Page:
2021-02-15 19:17:07 –
Rochester, Minnesota — Anna McBain struggled to find a qualified falconer who was interested in falconry and was an apprentice.
“I think it’s because I’m young and I don’t look like someone who’s crazy about it,” said the 21-year-old.
Thanks to personal nominations, McBain has been hunting with Carolyn Standley Hanson, Master Falconer in Winona County, for two years.
Falconry is a practice of capturing and training birds of prey for wild hunting and requires a small hunting license from the state in addition to a falconry license.
“Once you hunt with a hawk, you can’t go back to the gun,” McBain said.
McBain’s father became an apprentice falconry to help her get started when she was a 14-year-old junior apprentice falconry. Kirkpain, a falconer who taught at the Quarry Hill Nature Center in Rochester, sponsored both. This allowed McBean to legally raise birds of prey.
Minnesota’s falconry law is an apprentice over the age of 16 and only licensed falconers can legally keep birds of prey at home unless sponsored by another licensed falconer. .. The apprentice must work with another licensed falconer, where Pain came in. However, in order to become a general apprentice, McBain had to find a master falconer to directly sponsor her.
Payne couldn’t take her because of a family promise, but he personally recommended her to Standley-Hanson.
Standlee-Hanson was impressed with McBeain’s knowledge and dedication and agreed to take on her.
Despite stringent requirements and restrictions, falconry is once again of interest in the United States and Minnesota. According to the Minnesota Department of Natural Resources, 75 falconry are licensed in the state, up from about 60 five years ago.
Of the Minnesota licensed falconers, only 16 are women.
Falconry is an old sport. In Mesopotamia (modern Iraq), paintings over 4,000 years ago were found depicting trained bird hunters. People have used falconry to search for sports and food in Europe, Asia and the Middle East. Techniques such as guns have spread other hunting techniques, and falconry has become a niche activity known as the “king’s sport.”
Standlee-Hanson laughed at the phrase as he walked through a snow-covered Bramble and a waist-high briar on a farm in western Winona County. She and McBain took McBain’s red-tailed hawk, Minokawa, to hunt on a sunny afternoon in late January.
“This is not what people are talking about when they say (king’s sport),” she said. “This is what we call” dirt hawking. ” “
They broke through the brush thorns, stirred rabbits and other prey outdoors, and Minokawa hunted. Minokawa was sitting on a nearby tree and watching over it.
“She does her job,” said Standlee-Hanson. “We need to do our own thing.”
According to Filipino legend, Minokawa was a hawk big enough to swallow the sun. McBain’s Minokawa has a wingspan of about 5 feet. She gets a new adult feather, but at the age of one she will probably be full size.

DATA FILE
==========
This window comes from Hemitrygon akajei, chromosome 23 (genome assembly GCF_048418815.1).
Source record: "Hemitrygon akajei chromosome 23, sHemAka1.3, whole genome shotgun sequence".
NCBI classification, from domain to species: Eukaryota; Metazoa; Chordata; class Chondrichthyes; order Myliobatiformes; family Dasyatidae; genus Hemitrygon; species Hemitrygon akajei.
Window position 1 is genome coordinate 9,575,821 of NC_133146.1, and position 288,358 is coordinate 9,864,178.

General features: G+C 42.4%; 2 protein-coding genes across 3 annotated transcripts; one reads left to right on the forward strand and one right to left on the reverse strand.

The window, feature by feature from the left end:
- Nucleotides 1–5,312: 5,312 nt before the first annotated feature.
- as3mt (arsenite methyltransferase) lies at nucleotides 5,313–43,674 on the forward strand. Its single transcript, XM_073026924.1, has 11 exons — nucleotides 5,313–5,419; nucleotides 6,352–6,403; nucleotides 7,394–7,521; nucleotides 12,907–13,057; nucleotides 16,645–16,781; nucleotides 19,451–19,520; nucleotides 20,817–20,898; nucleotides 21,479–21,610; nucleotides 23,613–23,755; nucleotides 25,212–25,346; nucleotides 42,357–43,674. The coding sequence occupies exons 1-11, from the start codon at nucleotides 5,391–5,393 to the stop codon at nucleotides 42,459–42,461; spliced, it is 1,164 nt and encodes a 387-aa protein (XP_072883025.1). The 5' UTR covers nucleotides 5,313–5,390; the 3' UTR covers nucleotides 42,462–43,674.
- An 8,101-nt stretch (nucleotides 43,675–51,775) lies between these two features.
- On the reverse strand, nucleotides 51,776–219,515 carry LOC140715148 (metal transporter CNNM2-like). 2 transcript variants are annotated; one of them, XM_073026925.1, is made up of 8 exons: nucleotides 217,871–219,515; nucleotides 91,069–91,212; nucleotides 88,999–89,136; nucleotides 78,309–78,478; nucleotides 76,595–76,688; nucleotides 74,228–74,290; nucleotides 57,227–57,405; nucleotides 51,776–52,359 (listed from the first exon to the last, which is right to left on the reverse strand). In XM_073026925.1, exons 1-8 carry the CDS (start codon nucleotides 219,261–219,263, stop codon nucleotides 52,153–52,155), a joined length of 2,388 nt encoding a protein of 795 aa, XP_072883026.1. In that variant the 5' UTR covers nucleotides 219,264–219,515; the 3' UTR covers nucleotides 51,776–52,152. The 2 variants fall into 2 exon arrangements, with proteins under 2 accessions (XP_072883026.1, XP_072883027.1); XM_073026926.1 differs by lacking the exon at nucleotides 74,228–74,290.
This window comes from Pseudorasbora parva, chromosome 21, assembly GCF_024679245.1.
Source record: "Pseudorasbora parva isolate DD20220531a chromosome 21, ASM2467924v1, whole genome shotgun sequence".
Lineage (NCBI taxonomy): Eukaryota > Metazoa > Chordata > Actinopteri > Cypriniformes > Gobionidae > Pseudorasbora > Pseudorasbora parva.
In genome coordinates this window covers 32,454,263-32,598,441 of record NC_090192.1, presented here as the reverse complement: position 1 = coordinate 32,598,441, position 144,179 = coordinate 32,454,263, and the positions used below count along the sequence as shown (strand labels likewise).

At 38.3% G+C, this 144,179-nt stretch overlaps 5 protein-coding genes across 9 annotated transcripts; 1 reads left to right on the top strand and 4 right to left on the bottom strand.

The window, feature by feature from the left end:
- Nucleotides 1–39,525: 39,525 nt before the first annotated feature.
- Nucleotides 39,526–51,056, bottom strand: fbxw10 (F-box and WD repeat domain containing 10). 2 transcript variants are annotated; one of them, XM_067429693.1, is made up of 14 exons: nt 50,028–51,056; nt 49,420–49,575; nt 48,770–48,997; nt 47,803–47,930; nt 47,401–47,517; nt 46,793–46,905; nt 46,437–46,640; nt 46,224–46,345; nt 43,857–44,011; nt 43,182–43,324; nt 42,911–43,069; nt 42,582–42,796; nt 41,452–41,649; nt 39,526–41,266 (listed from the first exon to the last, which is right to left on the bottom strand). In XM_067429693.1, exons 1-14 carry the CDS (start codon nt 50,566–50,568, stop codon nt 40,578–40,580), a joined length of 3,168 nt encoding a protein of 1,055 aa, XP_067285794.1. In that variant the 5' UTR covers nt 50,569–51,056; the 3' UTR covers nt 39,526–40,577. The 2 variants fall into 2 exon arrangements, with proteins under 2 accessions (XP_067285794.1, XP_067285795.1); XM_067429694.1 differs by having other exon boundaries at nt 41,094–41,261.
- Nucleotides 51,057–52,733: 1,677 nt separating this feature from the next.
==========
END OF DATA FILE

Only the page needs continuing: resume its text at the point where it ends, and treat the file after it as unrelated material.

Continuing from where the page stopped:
A pair of masters and apprentices captured her in October and they trained her together.
Minnesota law allows falconers to use only captive birds or birds that capture wild birds of prey that have left their nests but are not old enough to be part of a breeding population. ..
Standlee-Hanson said older birds are likely not to accept training. Young birds are still learning to hunt and are more easily seduced by a simple meal.
“If they are already feeding themselves, there is no incentive,” she said.
About half of young birds of prey cannot survive the first year alone in the wild. The red-tailed hawk Standlee-Hanson, captured last fall, suffered from a respiratory infection similar to pneumonia when he was caught. He was probably dead in the wild.
After several veterinary visits and some training, the bird, named Tamale, slowly gains weight and learns to hunt with her.
Standlee-Hanson said Minagawa is a fast learner and an effective hunter.
“She is one of the top three red tails I worked with,” she said.
During the January hunt, Minokawa found a gray squirrel in a nearby tree and killed a pigeon while Standlee-Hanson and McBeain were trying to wash their prey out of the brush.
Minokawa caught a squirrel at the base of the tree. The hawk had claws tightly around the squirrel, but the squirrel had one of the hawk’s paws on its teeth.
McBain rushed through the brush and killed the squirrel, further reducing the risk of Taka being injured. McBain then distracted the squirrel by offering fresh meat to the Mino River. This will probably be used for training.
After Taka ate, McBain put a hood on his head. The bird inflated her wings as she sat on McBain’s gloved arm.
“It’s a sign of satisfaction,” McBeain said.
“The hood blocks them, so to speak,” added Standlee-Hanson. “She is no longer in hunt mode.”
McBeain will continue training, gain experience and expand Raptor’s repertoire with Kestrel. For her, falconry is more than a hobby.
“I don’t recommend it to everyone,” she said. “It will be a lifestyle, not a hobby.”
Master falconer takes apprentice under her wing – Twin Cities Source link Master falconer takes apprentice under her wing – Twin Cities